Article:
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The UK will extend visa rights for as many as 300,000 Hong Kong British national (overseas) passport holders if China continues down the path of imposing repressive security laws on the former British colony, said the foreign secretary, Dominic Raab, The Guardian reported.
|Britain's Foreign Secretary Dominic Raab urged China, in a video shared on Twitter, to step back from the brink. Photo: CNN|
The move, which appears in outline to stop short of giving the BN(O)s a right of abode, is a response to growing Conservative backbench pressure on the Foreign Office to do more to help Hong Kong citizens fearful that China is about to extinguish their independence and political freedoms.
Raab said he would extend the BN(O) holders’ current right to visit for six months without a visa to an extendable 12 months, leading to a pathway for future citizenship. The proposal has been squared with the home secretary, Priti Patel, and the prime minister’s office, but details still need fleshing out.
He stressed the offer was dependent on the precise next steps China seeks to take to impose its security laws.
In relation to BNO passport holders, currently they only have the right to come to the UK for six months. If this announcement comes into real, UK will remove that six-month limit and allow those BNO passport holders to come to the UK and to apply to work and study for extendable periods of 12 months and that will itself provide a pathway to future citizenship.
|British National (Overseas) passports. Photo: SCMP|
Controversial Hong Kong security law
UK’s reaction came right after China ’s legislature has approved controversial national security laws for Hong Kong, dealing what critics have called a “killer blow” to the city’s autonomy and freedoms.
According to Xinhua, delegates of China’s National People’s Congress broke out into applause in Beijing’s Great Hall of the People after voting through a draft decision that paves the way for sweeping anti-sedition laws to be directly enacted in Hong Kong. China announced that "One country, two systems" will not be changed.
|The closing meeting of the third session of the 13th National People's Congress is held at the Great Hall of the People in Beijing, capital of China, May 28, 2020. (Xinhua/Ding Haitao)|
The legislation, aimed at stamping out protests that have racked the city for the past year, would ban “any acts or activities” that endanger China’s national security, including separatism, subversion and terrorism – charges often used in mainland China to silence dissidents and other political opponents.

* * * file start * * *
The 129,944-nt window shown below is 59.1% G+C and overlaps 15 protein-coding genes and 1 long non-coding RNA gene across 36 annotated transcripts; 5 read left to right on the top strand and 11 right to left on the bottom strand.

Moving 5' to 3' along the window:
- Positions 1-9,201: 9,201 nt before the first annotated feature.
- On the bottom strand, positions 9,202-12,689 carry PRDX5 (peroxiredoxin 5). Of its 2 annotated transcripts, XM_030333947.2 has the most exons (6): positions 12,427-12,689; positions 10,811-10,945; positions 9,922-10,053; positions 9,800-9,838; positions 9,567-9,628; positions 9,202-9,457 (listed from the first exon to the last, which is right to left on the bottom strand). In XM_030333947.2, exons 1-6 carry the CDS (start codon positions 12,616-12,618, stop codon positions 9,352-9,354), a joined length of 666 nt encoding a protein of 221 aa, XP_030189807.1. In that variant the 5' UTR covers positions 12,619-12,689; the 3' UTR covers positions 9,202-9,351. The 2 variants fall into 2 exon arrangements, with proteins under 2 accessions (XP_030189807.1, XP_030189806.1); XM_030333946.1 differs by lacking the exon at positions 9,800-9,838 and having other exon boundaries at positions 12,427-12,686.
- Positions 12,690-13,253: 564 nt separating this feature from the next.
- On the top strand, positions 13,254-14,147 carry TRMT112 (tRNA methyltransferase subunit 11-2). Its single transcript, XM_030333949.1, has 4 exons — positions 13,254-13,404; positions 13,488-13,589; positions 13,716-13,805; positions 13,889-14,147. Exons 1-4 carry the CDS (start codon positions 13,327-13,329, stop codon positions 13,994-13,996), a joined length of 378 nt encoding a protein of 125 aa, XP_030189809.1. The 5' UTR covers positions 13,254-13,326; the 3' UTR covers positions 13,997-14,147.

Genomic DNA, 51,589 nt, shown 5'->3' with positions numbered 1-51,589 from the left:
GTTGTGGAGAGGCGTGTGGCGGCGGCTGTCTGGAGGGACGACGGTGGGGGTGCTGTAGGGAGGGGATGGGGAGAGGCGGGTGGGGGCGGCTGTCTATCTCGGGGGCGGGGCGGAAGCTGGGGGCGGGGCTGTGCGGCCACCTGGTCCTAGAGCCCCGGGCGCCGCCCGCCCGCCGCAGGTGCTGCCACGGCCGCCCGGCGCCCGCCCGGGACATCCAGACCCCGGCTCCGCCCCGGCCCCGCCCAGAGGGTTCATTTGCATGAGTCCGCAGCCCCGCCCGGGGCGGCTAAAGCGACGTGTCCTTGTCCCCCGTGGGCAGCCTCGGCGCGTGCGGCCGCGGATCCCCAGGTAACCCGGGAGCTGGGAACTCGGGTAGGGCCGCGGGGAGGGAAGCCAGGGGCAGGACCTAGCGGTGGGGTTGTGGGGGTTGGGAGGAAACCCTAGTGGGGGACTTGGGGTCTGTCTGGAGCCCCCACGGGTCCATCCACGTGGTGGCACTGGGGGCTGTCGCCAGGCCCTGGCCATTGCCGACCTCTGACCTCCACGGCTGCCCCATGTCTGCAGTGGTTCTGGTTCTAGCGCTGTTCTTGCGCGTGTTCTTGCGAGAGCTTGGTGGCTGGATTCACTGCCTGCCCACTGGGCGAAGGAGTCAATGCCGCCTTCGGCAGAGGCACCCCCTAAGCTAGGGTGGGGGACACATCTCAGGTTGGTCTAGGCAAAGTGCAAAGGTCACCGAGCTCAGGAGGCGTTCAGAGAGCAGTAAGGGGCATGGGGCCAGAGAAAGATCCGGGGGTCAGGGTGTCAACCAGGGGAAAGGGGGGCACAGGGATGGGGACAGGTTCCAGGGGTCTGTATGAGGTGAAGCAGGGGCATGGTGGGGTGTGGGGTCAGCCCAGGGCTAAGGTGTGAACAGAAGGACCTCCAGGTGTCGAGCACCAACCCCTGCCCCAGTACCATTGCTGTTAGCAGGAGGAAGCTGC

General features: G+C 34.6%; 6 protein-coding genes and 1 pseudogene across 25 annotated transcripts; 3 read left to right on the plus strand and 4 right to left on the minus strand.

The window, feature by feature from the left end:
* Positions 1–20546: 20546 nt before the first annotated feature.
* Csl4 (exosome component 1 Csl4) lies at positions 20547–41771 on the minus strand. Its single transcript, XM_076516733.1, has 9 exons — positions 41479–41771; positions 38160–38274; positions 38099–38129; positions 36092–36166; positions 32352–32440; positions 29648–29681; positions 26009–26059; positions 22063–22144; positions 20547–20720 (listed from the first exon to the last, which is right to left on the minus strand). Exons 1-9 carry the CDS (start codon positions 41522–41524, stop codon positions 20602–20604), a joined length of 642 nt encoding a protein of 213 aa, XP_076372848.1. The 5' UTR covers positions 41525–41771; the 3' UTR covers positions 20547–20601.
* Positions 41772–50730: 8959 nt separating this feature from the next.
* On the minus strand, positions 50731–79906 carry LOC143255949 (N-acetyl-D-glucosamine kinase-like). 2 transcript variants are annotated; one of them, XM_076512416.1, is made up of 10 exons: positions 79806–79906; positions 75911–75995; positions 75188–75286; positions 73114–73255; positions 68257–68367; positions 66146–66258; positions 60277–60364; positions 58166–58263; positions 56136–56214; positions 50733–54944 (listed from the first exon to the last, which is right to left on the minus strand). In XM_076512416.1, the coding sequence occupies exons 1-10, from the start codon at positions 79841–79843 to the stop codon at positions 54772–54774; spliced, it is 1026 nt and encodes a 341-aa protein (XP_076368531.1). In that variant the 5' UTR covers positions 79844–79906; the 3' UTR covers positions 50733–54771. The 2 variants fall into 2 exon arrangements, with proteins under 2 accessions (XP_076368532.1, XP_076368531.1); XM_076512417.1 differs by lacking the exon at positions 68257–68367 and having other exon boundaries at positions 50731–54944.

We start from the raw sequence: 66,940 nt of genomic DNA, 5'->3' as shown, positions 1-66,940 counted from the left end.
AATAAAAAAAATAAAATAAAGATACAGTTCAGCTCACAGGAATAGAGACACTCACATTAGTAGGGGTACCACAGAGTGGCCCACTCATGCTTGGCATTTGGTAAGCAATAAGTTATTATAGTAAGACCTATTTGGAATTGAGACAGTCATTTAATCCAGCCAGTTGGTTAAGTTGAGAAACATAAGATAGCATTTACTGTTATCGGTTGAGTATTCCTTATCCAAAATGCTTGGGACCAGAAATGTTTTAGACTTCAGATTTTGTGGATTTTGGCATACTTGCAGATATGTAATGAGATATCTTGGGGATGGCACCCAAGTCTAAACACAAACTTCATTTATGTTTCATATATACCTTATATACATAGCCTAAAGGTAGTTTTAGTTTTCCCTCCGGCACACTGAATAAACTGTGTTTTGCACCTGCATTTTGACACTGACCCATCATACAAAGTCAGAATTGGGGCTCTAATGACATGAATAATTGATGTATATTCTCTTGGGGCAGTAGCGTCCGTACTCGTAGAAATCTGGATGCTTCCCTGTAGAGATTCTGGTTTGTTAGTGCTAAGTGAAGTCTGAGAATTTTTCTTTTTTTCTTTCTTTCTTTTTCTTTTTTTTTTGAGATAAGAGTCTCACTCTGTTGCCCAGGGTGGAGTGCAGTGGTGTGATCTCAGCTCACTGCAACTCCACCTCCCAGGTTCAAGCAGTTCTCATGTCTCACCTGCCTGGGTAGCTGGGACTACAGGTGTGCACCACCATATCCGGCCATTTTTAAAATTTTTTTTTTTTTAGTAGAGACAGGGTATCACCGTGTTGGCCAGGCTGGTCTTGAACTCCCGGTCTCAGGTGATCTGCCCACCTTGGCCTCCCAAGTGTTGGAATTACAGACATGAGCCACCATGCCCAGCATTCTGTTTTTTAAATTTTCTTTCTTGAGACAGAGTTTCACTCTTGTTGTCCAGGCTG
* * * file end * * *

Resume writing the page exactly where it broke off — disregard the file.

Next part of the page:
The legislation would also allow “national security agencies” – potentially Chinese security forces – to operate in the city. The decision had been widely expected to pass through parliament, which meets once a year to pass already approved measures. Detailed legislation will now be drafted and could be enacted within the next few months.
|China’s National People’s Congress is preparing to vote on a draft decision that would pave the way for anti-sedition laws to be directly enacted in Hong Kong. Photo: Andrea Verdelli/Getty Images|
As CNN reported, China's proposed national security law has been met with protests in Hong Kong and criticism internationally. Observers warn that it could curtail many of the fundamental civil liberties guaranteed in the transition from British to Chinese rule.
The sweeping proposed legislation, which was approved by China's legislature on Thursday, bans secession, subversion of state power, terrorism, foreign intervention and allows mainland China's state security agencies to operate in Hong Kong.
In a video shared on Twitter, UK's Foreign Secretary Raab urged China to "step back from the brink and to live up to its international obligations". A joint statement also issued by Australia, Canada, the UK and the US condemned Beijing, saying the proposed laws would undermine Hong Kong’s “one country, two systems” framework.
Critics say the laws will be used not only against protesters, but to undermine permanently the city’s autonomy under the “one country, two systems” framework and the city’s de facto constitution, known as the basic law.
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